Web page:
During World War One and World War Two, the Post Office Circulars list those lost in action and those awarded medals. If your ancestor was a postal employee and fought in the war, the Circulars may provide more information about him or her.

Library

The Postal Museum has a small library. This includes:

  • Reference Library – covering general postal history and transport which includes rail, air, and sea;
  • Biographies – notable postal personalities such as Tony Benn, Anthony Trollope and Sir Rowland Hill;
  • Wartime – books on the British Army Postal Service, the Post Office Home Guard and the Post Office Rifles;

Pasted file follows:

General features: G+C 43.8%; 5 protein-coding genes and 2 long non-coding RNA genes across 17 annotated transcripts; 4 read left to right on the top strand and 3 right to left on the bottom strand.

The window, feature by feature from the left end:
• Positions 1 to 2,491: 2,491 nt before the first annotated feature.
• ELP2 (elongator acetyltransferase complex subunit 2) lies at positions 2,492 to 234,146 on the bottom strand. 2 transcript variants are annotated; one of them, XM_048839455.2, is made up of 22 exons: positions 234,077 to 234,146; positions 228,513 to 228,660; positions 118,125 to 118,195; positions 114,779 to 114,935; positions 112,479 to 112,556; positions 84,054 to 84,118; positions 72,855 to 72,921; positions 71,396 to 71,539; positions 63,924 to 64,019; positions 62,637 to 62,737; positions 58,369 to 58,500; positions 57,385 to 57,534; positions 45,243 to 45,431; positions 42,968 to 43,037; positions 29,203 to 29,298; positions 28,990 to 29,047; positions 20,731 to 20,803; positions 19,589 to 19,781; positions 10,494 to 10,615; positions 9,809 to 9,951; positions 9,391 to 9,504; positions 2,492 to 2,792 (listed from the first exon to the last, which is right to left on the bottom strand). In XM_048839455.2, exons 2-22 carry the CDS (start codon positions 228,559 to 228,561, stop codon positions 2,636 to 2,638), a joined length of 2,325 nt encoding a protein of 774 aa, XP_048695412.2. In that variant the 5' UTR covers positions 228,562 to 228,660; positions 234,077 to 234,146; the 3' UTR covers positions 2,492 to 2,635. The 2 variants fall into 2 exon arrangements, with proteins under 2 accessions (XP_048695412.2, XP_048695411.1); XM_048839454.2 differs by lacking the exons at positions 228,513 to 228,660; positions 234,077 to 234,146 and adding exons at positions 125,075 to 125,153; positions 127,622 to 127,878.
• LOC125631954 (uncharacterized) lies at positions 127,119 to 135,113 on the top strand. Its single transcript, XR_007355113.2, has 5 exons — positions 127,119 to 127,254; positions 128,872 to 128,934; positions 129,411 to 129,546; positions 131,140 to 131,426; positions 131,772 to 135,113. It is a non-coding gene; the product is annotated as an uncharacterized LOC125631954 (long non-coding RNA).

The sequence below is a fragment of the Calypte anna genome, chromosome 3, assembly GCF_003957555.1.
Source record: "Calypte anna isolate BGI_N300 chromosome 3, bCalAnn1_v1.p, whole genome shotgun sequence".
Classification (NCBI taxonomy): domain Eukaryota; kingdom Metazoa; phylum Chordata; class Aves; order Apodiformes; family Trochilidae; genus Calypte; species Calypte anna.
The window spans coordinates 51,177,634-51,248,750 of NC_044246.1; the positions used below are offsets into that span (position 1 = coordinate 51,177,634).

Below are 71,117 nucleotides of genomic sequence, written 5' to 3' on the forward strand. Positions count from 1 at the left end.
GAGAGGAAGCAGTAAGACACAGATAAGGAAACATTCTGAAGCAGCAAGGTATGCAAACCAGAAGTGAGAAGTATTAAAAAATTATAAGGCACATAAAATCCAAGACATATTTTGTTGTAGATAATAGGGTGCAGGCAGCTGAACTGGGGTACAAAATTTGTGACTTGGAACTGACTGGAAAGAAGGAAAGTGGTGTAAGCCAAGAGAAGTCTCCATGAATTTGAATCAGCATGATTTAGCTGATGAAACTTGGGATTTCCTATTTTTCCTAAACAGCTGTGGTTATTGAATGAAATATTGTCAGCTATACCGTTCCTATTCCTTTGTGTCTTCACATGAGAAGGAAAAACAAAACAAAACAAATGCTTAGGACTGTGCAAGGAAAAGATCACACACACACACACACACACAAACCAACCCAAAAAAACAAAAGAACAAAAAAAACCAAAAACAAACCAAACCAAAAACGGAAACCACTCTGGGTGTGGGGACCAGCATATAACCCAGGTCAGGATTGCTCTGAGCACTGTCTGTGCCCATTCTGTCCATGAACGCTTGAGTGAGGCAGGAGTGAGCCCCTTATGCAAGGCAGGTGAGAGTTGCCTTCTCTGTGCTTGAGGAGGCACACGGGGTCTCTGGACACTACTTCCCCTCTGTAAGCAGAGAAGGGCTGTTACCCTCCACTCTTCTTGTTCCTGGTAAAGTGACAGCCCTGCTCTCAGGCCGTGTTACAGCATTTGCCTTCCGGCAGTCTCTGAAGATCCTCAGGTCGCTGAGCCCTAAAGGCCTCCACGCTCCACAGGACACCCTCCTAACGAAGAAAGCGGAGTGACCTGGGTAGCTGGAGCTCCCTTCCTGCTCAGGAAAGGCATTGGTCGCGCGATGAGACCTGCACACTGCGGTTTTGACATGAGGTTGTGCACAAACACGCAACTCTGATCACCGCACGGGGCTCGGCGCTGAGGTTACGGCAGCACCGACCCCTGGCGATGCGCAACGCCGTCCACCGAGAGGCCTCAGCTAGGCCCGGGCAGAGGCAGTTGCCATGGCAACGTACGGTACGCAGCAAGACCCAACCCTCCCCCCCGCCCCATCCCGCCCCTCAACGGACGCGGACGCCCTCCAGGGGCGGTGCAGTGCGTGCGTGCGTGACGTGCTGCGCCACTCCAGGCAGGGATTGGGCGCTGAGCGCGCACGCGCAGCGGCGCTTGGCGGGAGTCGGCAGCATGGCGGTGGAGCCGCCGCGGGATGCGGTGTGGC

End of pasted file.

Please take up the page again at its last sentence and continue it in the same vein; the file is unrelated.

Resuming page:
• Local postal history – books on street names, the London Encyclopaedia, the topography of London, and various local postal history societies’ publications;
  • Journals – including those of the Travelling Post Office Society and the Forces Postal History Society;
  • Philately – a large collection of philatelic volumes.

GPO Film Unit 1933 – Present

The GPO Film Unit was founded in 1933 and headed by documentary film maker John Grierson.

The GPO Film Unit covered subjects such as transport and communications in Britain and abroad, the home front during the Second World War, British industries, the nation’s health, and developments in the Post Office service itself.

Films such as Housing Problems, Workers and Jobs and Coal Face focus on some of the social issues facing a rapidly changing Britain in the 1930s, and help us understand the postal world at that time.

Where else to look